GeneralPrivacy and the Internet

My privacy and pervasive technology

Or, why you won’t find me on Facebook

I confess – I don’t understand those who want to make their personal lives, public.  Some people revel in splashing every sordid detail of their existence across Facebook pages.  And, it’s not just hormone-fueled, intellectually stunted teenagers who do it.  It seems that normal, sane adults who would never dream of sidling up to a stranger in a parking lot and flashing photographs of that intoxicated binge in Vegas last weekend, are happy to do so on Facebook.

Privacy – the right to control your personal information

Privacy is the right to control information about yourself – the right to decide what personal information you will share with others, and what information you will keep secret.  The right to privacy is an inalienable right that goes to the root of the dignity and self-worth of every individual.  Your personal information defines who you are, and  the theft, or misuse, of your personal information is an affront.

Everything we do creates a trail of electronic data

In today’s Internet-connected, electronic society, there is more to your personal information than was the case 100, 20 or even 5 years ago.  Many of our day-to-day activities create an electronic trail of where we have been and what we have done.  The point is, almost everything we do creates information, or data, that is captured, saved, sifted, analyzed, and sold.  Everything from where we spend money and what we buy, what we watch on television, the searches we do on the Internet, where we buy gas, how we pay our bills, which credit cards we have, where we park, which movies we watch, and everything we post on Facebook or Twitter (or any other site) is saved, indexed, searched, and sold.

Loyalty rewards – maybe not so free

People sign up for loyalty reward cards (AirMiles, for example) thinking that they are getting something for nothing.  Not so.  Every retailer who gives you AirMiles has to purchase them, and simply passes the cost of them along to you, the consumer, via higher prices.  Then, the company that administers the loyalty scheme, collects, collates, and sells the data generated through the use of the loyalty card.  Everything that you buy is tracked if you use a rewards card, and that data is sold by the loyalty rewards provider.  The provider gets it both ways – the merchant pays for the points they give out “for free”, and the buyers of the data pay handsomely for it.

Who loses?  You do.  You pay more for everything you purchase, and you allow every purchase you make to be tracked, aggregated, collated, and sold.

Do you subscribe to Netflix?  How do you think Netflix knows what shows to recommend to you?  It tracks your viewing habits.  And how does Amazon know what other purchases to recommend when you search for anything on their site?  Amazon tracks your (and everyone else’s) searching and purchasing history.  How does Google anticipate what you are searching for and start giving you search results before you have even finished typing?  You guessed it!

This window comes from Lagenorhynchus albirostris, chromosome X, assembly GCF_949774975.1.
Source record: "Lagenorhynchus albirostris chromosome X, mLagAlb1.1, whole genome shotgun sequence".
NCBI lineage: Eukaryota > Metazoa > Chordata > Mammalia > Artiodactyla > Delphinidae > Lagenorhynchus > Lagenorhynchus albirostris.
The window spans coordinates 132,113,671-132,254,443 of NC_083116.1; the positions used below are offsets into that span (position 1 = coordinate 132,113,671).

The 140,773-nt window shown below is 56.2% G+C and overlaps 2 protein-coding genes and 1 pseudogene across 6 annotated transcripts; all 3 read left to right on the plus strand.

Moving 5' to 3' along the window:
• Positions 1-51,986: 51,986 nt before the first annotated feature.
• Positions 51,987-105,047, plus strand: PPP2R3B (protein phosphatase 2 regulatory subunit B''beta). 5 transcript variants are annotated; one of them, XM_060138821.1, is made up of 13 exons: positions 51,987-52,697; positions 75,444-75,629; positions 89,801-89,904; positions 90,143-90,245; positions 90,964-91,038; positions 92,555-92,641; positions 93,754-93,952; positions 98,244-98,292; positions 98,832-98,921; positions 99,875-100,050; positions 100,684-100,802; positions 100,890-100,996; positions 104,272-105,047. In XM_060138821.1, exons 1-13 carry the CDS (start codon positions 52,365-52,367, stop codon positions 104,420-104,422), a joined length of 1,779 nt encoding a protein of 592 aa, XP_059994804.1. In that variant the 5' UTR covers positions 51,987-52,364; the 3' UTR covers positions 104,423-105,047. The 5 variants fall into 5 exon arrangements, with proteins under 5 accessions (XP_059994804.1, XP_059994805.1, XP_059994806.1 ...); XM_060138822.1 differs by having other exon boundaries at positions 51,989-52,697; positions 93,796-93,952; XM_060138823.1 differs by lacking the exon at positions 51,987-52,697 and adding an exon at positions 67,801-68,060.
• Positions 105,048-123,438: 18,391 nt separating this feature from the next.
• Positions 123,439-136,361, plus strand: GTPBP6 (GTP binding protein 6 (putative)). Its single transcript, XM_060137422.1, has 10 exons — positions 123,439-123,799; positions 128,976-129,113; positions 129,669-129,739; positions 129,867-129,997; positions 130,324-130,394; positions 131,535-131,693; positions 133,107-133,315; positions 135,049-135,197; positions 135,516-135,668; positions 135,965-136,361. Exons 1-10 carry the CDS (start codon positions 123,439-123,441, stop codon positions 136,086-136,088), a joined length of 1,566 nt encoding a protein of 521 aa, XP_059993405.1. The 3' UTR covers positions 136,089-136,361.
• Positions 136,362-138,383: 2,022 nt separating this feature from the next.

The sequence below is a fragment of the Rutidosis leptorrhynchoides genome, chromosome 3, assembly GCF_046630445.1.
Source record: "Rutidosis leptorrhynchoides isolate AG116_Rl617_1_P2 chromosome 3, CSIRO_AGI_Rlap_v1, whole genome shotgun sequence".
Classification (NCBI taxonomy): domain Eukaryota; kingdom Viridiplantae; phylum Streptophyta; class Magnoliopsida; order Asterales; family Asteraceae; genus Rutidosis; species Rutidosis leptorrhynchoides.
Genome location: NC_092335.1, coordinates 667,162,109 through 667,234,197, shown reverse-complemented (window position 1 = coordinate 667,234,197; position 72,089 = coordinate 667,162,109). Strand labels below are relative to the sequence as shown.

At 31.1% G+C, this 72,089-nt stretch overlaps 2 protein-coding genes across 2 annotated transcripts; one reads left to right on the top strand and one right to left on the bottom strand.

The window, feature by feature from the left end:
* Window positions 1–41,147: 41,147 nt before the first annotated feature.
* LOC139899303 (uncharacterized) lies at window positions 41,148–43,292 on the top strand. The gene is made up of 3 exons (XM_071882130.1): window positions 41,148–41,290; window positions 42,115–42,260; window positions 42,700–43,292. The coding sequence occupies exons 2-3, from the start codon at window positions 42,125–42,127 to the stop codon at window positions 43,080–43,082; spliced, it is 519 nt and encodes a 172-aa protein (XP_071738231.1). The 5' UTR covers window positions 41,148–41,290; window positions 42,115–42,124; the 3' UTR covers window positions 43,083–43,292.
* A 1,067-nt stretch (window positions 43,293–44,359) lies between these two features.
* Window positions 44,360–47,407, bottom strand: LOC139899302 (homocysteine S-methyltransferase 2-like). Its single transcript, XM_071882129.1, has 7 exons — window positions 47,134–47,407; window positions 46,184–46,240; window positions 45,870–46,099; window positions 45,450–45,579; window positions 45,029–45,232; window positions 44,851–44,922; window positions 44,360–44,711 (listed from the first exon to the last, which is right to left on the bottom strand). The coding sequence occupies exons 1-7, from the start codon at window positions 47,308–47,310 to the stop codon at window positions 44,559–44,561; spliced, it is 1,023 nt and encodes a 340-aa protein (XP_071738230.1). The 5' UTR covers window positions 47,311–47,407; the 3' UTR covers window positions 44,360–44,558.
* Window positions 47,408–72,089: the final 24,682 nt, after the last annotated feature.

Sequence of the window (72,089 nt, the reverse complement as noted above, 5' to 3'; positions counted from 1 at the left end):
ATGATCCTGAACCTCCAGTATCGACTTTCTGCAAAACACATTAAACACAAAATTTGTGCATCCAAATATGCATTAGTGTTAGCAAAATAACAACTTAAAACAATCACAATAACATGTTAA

Have you ever wondered why anyone would want to give you a free email account?  That’s right – as soon as you sign up for a free email account with gmail, or any other provider, the first thing they do is sell your email address.  Your email address, along with your name, postal or zip code, age, address, sex, cell phone number, etc. is valuable information, and it’s out of your control as soon as you sign up for that “free” email address.  And, by the way, every time you use your free email account to send an email, the company captures the email addresses of the recipients, and sells these as well.  So, you’re not doing your friends any favours either when you email them from your gmail account!

“Privacy” policies are anything but

Websites are notoriously bad for violating your privacy.  Have you ever read any of their so-called “privacy” policies?  They amount to an agreement between you and the owner of the website that says, in exchange for letting you see their content, they can sell the information gleaned from your visit, to anyone they want.  That’s why, for example, if you go onto the Wayfair website and search for lamps, you will be dogged with ads for lamps every time you use the Internet for the next three weeks!

I’m told that Google has a program that schools use to track students’ progress and allow access to homework assignments, etc.  The “privacy” policy for that program allows Google to track students, retain their data, and use it as they see fit.  How invasive is that?  Imagine a parent giving away personal information on his or her infant child, for no reason!  There is no privacy!

Microsoft and Apple offer cloud storage services.  How safe is your data when it’s stored in the cloud?  Both these companies routinely and rigorously screen the information that is stored on their cloud servers.  Your Internet service provider logs data on everything you do.  So does your cell phone company.  Cell phone companies even keep detailed data on where you are any time you make a call or send a text message (or at least which segment of which cell phone tower your phone is pinging off).

The Internet of Things is used to track you

The Internet of Things (“IoT”) compounds the problem.  More personal information about your activities, your schedule, your preferences, your habits, is tracked.  Your vehicle keeps tabs on your driving.  The list is almost endless.

Am I some kind of conspiracy nut?

And no, I d not wear a tin foil hat or have radio transmitters in my fillings.  But I do take my privacy seriously.

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